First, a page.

Services need to work with families

The white paper Valuing People recognised the needs and
rights of people with learning difficulties, but there is still
great room for improvement when it comes to recognising the needs,
rights and contributions of families.

In the UK, the rights of a disabled person against
discrimination and social injustice are recognised by the law. In
the US, however, families are included and recognised by law as
“disabled by association”, giving them the ability to seek redress
if they receive less favourable treatment from service providers. A
similar policy in the UK would mean that services would be required
to work in positive partnership with families, taking an “inclusion
for all” approach.

Too many care professionals have a tendency to stereotype
families as overprotective, problematic and difficult to work with.
The reality is that families are important to all of us, and for an
individual with learning difficulties it is families who are the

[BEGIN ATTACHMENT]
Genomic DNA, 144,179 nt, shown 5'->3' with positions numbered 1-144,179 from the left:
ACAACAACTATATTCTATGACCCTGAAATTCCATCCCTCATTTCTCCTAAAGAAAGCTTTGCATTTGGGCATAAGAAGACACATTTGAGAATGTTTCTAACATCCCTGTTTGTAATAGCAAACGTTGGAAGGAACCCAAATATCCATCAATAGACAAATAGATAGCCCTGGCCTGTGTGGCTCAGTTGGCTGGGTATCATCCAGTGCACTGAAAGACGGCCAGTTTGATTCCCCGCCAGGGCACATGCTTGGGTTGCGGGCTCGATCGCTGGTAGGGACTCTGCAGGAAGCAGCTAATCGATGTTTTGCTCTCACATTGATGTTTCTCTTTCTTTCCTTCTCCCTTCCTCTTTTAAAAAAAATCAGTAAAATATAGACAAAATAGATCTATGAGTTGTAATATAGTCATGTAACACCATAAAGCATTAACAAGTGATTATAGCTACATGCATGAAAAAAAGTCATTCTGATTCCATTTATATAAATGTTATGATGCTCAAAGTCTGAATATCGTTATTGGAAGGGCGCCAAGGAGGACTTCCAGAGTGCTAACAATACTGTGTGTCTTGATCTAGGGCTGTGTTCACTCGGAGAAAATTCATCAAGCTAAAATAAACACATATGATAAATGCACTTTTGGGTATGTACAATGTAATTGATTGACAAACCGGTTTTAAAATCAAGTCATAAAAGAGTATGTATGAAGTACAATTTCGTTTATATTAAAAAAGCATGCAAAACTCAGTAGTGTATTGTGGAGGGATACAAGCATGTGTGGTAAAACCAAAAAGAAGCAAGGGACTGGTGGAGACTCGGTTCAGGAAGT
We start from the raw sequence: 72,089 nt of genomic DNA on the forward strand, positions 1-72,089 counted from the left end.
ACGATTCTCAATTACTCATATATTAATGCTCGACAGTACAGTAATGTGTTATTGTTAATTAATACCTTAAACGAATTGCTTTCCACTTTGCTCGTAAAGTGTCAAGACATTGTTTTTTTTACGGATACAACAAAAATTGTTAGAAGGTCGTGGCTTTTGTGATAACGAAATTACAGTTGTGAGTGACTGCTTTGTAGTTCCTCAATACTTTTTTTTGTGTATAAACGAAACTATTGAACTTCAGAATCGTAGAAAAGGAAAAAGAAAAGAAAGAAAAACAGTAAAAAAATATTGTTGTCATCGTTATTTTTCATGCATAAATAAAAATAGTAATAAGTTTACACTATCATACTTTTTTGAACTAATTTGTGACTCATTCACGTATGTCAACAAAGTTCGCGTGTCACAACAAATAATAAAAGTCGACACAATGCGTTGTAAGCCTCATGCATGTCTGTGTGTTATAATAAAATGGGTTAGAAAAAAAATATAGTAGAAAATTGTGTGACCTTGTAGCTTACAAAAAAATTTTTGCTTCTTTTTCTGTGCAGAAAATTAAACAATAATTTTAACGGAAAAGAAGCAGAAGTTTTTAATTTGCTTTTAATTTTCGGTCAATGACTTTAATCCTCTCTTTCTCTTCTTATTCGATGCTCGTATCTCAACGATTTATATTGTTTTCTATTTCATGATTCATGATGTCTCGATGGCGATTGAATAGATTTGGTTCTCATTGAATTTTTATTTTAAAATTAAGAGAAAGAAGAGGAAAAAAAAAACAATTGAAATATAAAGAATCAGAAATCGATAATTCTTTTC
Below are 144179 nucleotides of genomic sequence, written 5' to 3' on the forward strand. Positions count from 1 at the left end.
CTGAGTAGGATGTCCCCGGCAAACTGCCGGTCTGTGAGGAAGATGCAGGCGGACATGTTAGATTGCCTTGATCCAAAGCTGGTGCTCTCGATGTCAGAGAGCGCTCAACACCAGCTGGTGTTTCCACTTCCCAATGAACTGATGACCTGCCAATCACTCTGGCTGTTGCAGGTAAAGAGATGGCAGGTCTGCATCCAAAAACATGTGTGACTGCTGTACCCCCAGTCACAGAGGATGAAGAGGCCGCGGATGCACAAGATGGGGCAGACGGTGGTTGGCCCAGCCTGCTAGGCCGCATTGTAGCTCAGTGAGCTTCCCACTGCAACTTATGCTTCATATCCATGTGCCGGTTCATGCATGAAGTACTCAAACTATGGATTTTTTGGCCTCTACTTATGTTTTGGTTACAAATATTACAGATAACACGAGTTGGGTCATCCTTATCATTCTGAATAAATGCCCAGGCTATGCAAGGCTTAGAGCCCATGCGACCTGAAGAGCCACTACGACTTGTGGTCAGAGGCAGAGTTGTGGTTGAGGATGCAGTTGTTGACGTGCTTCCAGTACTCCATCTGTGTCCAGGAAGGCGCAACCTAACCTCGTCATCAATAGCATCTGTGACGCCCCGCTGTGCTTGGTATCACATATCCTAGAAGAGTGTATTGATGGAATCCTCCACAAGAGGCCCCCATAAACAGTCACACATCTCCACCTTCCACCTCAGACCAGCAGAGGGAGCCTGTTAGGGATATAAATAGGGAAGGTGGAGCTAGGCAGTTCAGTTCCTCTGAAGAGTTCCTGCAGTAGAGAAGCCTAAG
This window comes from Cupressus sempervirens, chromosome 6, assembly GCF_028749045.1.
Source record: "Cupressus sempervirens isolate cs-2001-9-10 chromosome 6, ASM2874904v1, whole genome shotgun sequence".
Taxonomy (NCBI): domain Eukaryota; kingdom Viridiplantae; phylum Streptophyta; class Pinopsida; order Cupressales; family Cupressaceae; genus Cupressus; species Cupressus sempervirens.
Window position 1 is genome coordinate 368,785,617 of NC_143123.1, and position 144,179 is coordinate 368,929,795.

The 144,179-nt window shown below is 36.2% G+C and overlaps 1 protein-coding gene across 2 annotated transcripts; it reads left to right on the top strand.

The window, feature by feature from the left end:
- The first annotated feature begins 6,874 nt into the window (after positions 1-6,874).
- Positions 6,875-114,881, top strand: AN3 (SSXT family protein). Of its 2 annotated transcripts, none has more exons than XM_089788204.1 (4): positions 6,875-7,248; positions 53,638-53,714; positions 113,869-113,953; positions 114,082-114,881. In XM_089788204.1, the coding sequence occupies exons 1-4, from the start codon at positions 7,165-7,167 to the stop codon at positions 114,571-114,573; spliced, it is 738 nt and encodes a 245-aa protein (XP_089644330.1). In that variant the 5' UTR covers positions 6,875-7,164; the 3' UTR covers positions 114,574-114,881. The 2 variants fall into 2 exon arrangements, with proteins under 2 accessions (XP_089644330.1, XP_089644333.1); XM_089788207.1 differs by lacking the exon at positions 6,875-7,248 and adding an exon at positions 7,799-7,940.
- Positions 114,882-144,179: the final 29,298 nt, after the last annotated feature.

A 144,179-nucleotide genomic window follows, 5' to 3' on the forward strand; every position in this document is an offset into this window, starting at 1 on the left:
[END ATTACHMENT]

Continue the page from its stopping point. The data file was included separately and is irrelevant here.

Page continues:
main providers of care, from childhood through to adulthood.

Family carers constantly have to cope with and adjust to
transitions throughout their “caring career”. It is up to service
providers to help and support them through these testing times and,
just as importantly, to respect what they have to offer. Remember
that it has often been families who have been at the forefront of

A recent Home Farm Trust report on the role of the family,
Valuing People, Valuing Families, offers specific examples
of how progress can be made in changing the role of mainstream and
specialist services. It particularly recommends that annual reports
be presented to the government outlining services to families, to
include measuring the work of learning difficulty partnership
boards against specific performance indicators.

There are plenty of good examples of best practice available,
but we still have a long way to go before individual examples of
imaginative and flexible application become the common standard
throughout the country.

Where do we go next? Services need to re-examine their mindset.
Families can be leaders, partners in policy-making and trainers.
They can also be problem solvers and resource finders. Families
need their own quality of life as contributing citizens who are not
denied employment and education. It would be not only better for
everyone, but also much more exciting, if services were to
celebrate and develop what families have to offer.

Phil Madden is service development director at learning
difficulty charity Home Farm Trust,

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